Dependency for @NonNull annotation

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Ryan Nett

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Jan 23, 2021, 7:54:17 PM1/23/21
to SIG JVM
I'm working on adding @NonNull/@Nullable annotations, primarily for Kotlin interop.  There's a few choices of where to get it from:
  • JetBrains (@Nullable and @NotNull from the org.jetbrains.annotations package)
  • Android (com.android.annotations and android.support.annotations)
  • JSR-305 (javax.annotation, more details below)
  • FindBugs (edu.umd.cs.findbugs.annotations)
  • Eclipse (org.eclipse.jdt.annotation)
  • Lombok (lombok.NonNull).

Generally, I'd default to javax.annotation, probably from com.google.code.findbugs:jsr305.  However,  the JSR is stale, and the annotation isn't a type annotation.

Unless we're planning on adding a bug checker, JetBrains seems like the best after that, since Eclipse's NonNullByDefault does nothing for Kotlin.

JSpecify seems like it will eventually be the solution for things like this, but as far as I know it's still in development.

Of course, this depends on the dependency policy, which has yet to be decided on, but does anyone have preferences for which dependencies to look at?

Adam Pocock

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Jan 24, 2021, 5:02:50 PM1/24/21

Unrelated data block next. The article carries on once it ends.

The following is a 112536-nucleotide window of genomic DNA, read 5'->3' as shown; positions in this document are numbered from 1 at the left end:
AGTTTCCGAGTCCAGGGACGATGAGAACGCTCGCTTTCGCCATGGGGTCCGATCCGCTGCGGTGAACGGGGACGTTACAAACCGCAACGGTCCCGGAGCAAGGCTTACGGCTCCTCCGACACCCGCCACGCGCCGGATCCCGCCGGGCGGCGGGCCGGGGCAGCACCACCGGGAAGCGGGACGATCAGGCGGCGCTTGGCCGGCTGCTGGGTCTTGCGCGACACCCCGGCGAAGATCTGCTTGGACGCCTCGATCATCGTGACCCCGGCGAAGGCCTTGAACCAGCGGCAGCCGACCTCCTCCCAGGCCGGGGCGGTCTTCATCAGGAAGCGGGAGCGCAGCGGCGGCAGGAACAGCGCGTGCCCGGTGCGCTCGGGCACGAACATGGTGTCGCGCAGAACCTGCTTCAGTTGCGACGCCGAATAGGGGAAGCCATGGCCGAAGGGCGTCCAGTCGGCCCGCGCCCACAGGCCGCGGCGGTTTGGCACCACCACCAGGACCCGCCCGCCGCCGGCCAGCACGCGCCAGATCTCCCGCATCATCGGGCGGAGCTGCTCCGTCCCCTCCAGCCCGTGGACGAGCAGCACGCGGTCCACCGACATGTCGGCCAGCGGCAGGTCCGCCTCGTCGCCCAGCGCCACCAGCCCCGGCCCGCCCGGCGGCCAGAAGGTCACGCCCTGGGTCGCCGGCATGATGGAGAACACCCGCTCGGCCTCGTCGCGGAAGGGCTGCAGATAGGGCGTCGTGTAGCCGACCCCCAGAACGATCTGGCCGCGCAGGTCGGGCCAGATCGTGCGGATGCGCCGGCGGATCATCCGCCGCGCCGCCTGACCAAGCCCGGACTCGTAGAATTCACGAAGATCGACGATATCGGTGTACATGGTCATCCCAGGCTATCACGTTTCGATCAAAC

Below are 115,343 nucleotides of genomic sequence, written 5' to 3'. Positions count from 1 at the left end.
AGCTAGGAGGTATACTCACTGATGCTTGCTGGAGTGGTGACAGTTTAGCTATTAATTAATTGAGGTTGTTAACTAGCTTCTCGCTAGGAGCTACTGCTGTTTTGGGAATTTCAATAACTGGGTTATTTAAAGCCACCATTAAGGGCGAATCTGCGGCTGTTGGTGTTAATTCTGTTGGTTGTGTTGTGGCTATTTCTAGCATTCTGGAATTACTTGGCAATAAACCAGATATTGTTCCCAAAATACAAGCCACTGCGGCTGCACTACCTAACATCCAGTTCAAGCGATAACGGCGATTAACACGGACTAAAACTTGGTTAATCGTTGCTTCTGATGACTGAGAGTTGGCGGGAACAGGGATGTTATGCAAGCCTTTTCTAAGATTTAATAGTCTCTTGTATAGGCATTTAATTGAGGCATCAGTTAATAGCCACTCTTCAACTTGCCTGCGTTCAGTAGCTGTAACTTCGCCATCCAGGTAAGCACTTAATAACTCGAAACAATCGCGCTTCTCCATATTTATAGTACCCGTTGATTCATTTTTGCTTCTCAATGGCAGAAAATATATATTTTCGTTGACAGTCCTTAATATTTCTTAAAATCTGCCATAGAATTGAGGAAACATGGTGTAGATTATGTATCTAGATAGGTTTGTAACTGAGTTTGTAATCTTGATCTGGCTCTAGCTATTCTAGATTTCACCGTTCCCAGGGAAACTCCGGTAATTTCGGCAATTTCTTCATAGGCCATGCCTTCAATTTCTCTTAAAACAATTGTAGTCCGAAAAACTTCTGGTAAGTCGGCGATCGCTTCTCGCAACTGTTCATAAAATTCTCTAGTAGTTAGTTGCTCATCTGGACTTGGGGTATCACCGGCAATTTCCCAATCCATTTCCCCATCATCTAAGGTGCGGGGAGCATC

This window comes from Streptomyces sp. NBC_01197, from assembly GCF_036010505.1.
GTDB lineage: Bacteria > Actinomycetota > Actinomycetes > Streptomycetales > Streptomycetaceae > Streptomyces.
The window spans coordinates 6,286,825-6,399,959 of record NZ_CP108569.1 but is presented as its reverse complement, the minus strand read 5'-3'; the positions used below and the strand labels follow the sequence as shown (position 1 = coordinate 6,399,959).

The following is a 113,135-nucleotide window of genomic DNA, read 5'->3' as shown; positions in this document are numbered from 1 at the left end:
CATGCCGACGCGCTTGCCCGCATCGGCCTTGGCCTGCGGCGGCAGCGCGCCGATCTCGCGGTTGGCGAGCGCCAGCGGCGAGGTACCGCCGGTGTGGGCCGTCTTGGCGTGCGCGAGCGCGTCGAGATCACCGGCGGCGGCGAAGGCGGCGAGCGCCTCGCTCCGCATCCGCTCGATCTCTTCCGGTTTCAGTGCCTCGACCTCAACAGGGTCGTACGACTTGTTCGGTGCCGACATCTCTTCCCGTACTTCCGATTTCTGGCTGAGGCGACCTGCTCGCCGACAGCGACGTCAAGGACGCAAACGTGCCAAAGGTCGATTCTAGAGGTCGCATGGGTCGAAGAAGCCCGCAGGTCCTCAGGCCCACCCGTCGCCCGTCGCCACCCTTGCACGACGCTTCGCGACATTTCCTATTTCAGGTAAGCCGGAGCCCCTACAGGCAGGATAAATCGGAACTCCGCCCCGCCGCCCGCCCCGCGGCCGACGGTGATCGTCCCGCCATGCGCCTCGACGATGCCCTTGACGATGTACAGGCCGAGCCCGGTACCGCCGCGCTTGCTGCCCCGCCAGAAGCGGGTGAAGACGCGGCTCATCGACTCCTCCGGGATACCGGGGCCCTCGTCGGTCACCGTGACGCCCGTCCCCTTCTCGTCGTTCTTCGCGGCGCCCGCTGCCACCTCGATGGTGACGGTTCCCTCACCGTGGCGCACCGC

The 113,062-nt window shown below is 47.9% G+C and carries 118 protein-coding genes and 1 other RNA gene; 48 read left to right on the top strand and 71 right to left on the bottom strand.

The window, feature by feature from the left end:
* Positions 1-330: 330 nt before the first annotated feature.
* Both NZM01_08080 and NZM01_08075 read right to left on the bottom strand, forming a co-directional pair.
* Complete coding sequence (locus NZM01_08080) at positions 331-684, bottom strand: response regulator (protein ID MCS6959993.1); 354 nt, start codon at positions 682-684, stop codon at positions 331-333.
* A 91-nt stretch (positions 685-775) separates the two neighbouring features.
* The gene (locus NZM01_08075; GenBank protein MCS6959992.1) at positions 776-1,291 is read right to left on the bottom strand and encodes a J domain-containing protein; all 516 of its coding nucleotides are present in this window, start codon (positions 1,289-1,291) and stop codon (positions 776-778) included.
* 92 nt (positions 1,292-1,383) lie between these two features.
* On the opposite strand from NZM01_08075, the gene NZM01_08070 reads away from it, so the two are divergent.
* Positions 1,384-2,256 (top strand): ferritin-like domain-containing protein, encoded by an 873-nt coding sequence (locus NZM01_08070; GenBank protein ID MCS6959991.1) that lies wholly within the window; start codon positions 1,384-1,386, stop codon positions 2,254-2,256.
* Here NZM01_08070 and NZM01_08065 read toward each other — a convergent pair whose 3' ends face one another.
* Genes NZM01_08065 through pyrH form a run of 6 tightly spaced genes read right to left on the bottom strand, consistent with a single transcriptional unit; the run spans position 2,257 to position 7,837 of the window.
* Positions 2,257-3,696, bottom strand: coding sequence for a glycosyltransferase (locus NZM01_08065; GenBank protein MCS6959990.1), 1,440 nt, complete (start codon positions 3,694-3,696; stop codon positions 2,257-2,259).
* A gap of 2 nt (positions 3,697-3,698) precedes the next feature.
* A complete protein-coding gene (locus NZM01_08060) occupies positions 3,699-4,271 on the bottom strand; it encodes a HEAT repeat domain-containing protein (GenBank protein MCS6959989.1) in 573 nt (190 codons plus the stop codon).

to SIG JVM, jne...@gmail.com
Does Kotlin support Checker Framework?

I'd prefer not to use anything that implies a different runtime or compiler, which rules out Android & Eclipse respectively. JSR-305 causes module issues and that seems like a bad idea. FindBugs isn't maintained, and Lombok brings a large pile of other stuff that I don't think is a good idea to have.

So I guess that leaves the JetBrains ones, which have the benefit of being a single library, but I still feel a bit uncomfortable depending on a particular tooling vendor.

I wish JSpecify would hurry up, but I've not seen anything from them since the JVMLS 2019 talk. Though at least they finally put the slides for that talk up.

That said, I'd still prefer to have no dependencies in the core library, but I understand that causes problems for Kotlin.

Adam

Ryan Nett

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Jan 24, 2021, 5:40:08 PM1/24/21
to SIG JVM, crai...@gmail.com, Ryan Nett
It does, but from what I saw that adds a lot of stuff that we may not want in core, and I never found a clear answer if you could use it without it's custom javac.

I saw this answer that claims JSR-305 should work fine with modules, but we should probably test it if we do end up using it.

I'd be more warry of JetBrains if this wasn't mostly for Kotlin support, but as it is I don't see any other good options.

Adam Pocock

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Jan 29, 2021, 2:34:10 PM1/29/21
to SIG JVM, jne...@gmail.com, Adam Pocock
I think that says it works fine with JSR-305 assuming you don't actually want to use any Java EE stuff on the module path as well, at which point it will conflict. Though given Jakarta EE 9 renamed all the modules that's a legacy issue.

Looks like the checker-qual jar is standalone and also under an MIT license, but I didn't realise the checker framework itself was under a GPL 2 license, so that's probably going to involve legal complications which we should avoid.

Thanks,

Adam
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